Astounding Reason North Dakota Is Lit Up So Brightly You Can See it From Space

Jan 22, 2013 by

Alternet

Posted by Tara Lohan at 12:26 pm
January 22, 2013

Photo Credit: James William Gibson

This article was published in partnership with  GlobalPossibilities.org.

I’ve been told by people living near fracking operations that the lights coming from the rigs are so bright they have trouble sleeping at night. They aren’t exaggerating. A photo from the NASA Earth Observatory shows a view of the U.S at night — the brightest spots that glow on the map come from big cities. The Plains states and the West are the darkest, with small spots of light scatter between darkness.

Except, oddly enough, there’s a big glow out in North Dakota — a state with no cities sizable enough to create that much light. Robert Krulwich writes for NPR:

It turns out, yes, that’s not a city. And those lights weren’t there six years ago.

What we have here is an immense and startlingly new oil and gas field — nighttime evidence of an oil boom created by a technology called fracking. Those lights are rigs, hundreds of them, lit at night, or fiery flares of natural gas. One hundred fifty oil companies, big ones, little ones, wildcatters, have flooded this region, drilling up to eight new wells every day on what is called the Bakken formation. Altogether, they are now producing 660,000 barrels a day — double the output two years ago — so that in no time at all, North Dakota is now the second-largest oil producing state in America. Only Texas produces more, and those lights are a sign that this region is now on fire … to a disturbing degree. Literally.

You can read the rest Krulwich’s blog post and see the photos here.

A story by James William Gibson in Earth Island Journal details how some Native American communities aren’t pleased with the no new boom. He writes, that:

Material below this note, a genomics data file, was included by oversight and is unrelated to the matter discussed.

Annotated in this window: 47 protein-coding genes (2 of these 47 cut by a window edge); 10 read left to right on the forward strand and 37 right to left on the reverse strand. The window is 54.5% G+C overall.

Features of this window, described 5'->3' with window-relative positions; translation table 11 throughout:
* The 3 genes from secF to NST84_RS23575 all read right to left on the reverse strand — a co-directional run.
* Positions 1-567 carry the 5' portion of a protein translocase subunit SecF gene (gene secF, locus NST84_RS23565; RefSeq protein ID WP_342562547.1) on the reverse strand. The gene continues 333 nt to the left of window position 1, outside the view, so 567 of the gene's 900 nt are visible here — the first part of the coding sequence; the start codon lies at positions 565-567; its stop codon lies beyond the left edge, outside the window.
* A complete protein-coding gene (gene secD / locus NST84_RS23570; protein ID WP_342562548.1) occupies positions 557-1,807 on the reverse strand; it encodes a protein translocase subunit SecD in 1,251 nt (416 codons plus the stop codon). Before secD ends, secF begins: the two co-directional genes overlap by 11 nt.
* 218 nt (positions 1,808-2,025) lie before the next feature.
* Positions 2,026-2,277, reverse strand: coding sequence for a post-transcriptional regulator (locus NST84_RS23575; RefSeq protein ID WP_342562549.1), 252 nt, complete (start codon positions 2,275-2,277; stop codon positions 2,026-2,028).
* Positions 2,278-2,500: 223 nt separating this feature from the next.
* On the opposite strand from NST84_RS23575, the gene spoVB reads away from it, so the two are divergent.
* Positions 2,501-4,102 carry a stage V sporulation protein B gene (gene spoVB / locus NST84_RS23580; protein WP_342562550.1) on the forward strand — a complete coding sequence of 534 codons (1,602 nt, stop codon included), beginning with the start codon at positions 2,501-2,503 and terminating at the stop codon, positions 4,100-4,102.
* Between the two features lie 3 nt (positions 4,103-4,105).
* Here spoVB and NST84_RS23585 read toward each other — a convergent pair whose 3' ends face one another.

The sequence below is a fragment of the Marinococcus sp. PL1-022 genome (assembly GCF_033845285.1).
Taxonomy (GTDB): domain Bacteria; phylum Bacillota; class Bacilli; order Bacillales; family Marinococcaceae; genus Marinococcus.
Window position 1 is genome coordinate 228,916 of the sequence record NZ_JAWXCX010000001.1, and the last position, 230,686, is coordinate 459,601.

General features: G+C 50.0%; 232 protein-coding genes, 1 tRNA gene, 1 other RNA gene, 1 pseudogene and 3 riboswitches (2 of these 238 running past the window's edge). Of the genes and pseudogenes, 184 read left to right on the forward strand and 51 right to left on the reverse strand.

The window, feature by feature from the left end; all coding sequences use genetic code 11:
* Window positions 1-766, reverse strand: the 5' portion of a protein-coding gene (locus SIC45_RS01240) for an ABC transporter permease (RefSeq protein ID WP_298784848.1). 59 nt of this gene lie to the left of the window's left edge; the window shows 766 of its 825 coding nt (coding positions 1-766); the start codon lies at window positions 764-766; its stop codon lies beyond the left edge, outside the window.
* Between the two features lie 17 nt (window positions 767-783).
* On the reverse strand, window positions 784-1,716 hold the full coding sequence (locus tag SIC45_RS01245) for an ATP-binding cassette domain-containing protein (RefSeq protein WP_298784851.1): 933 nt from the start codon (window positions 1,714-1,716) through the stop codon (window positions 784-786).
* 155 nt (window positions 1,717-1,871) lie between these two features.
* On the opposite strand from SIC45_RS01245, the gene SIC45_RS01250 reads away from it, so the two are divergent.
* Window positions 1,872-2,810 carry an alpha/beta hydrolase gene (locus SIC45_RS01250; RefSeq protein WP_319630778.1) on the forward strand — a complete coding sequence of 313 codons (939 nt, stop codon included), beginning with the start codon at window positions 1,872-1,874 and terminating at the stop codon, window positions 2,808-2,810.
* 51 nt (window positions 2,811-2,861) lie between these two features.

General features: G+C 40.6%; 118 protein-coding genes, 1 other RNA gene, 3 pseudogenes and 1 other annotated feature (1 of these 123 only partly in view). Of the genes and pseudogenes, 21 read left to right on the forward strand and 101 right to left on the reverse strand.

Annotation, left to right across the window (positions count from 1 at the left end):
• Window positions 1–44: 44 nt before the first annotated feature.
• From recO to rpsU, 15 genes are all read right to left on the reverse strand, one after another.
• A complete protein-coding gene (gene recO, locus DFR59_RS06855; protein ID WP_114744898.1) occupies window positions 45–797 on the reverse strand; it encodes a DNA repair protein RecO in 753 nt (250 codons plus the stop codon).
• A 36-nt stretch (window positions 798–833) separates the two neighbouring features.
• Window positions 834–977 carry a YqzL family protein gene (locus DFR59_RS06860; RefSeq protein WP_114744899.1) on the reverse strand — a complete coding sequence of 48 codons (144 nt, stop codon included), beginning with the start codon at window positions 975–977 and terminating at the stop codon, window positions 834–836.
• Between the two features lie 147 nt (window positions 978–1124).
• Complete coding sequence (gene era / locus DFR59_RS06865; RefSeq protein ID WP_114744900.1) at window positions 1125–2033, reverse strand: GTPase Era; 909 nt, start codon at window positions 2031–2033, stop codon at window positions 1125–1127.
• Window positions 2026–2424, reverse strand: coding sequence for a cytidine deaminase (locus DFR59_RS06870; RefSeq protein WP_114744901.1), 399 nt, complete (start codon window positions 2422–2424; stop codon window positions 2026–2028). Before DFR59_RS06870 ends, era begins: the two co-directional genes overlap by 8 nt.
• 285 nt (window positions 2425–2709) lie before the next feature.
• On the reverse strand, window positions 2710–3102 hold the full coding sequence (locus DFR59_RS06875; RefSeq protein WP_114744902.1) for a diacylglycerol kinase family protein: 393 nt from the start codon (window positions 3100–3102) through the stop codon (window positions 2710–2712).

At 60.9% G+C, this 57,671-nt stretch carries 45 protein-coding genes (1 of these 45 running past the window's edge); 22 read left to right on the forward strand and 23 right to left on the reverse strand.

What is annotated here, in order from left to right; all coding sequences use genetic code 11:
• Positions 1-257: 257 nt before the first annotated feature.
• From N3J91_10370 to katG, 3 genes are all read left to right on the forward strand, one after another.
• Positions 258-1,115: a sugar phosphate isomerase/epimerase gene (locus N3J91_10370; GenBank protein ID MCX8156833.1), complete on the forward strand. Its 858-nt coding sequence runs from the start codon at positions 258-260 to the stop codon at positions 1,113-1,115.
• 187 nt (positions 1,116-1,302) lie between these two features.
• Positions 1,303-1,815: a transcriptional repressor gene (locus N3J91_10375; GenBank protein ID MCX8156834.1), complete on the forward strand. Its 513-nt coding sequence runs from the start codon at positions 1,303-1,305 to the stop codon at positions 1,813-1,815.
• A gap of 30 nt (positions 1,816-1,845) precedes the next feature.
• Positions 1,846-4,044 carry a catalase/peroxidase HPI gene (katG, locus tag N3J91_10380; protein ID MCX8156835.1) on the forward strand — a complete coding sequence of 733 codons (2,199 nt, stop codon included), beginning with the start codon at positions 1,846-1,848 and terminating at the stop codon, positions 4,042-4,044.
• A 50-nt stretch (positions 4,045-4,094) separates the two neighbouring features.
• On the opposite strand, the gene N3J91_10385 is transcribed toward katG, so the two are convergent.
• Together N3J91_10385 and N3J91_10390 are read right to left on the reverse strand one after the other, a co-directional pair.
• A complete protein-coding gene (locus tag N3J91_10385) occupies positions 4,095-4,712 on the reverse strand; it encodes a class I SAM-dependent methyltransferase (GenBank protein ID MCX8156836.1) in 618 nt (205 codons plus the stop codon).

… little oil money reaches most of the reservation. According to activists Walter and Lisa Deville and Theodora Bird Bear, lifelong residents of the reservation town of Mandaree, none of the oil money collected by either the tribe or the state of North Dakota comes back to their town. Mandaree is mostly poor: two-thirds of the population lives three families to a house. Earlier this year, the Devilles and Bird Bear did a survey of Mandaree residents to gauge their views on the oil boom. Of those they questioned, 84 percent said they do not receive adequate information on environmental impacts to air, water quality and land; 92 percent said they fear drilling-related spills.

Oil production is starting to displace the tribal culture based around agriculture and grazing livestock.

In another story Gibson writes about another impact of fracking in North Dakota — crime:

Most of the roughnecks and roustabouts who have to the prairies of North Dakota are, no doubt, honest fellows who are just looking to make an honest dollar. But there are also some tougher characters in the lot. Crime statistics from Williston, ND — a town of about 16,000 that is at the center of the fracking boom — illustrate the problem. Between 2008 and 2009, the town experienced a sharp increase in reported crimes. The Williston Police Department says that calls to 911 skyrocketed in 2011. Also last year, a pharmacy in town was robbed of $16,000 in narcotics. And in early 2012 people in the region where horrified by two oilworkers’ kidnapping and murder of a woman in nearby Montana, about 45 miles from Williston.

Between 2010 and 2011, there was a 16.1 percent increase in violent crime and a 10.3 percent increase in property crime statewide. The increase in crime has been driven, in part, by higher crime rates in the state’s western counties where the shale oil fracking is occurring.

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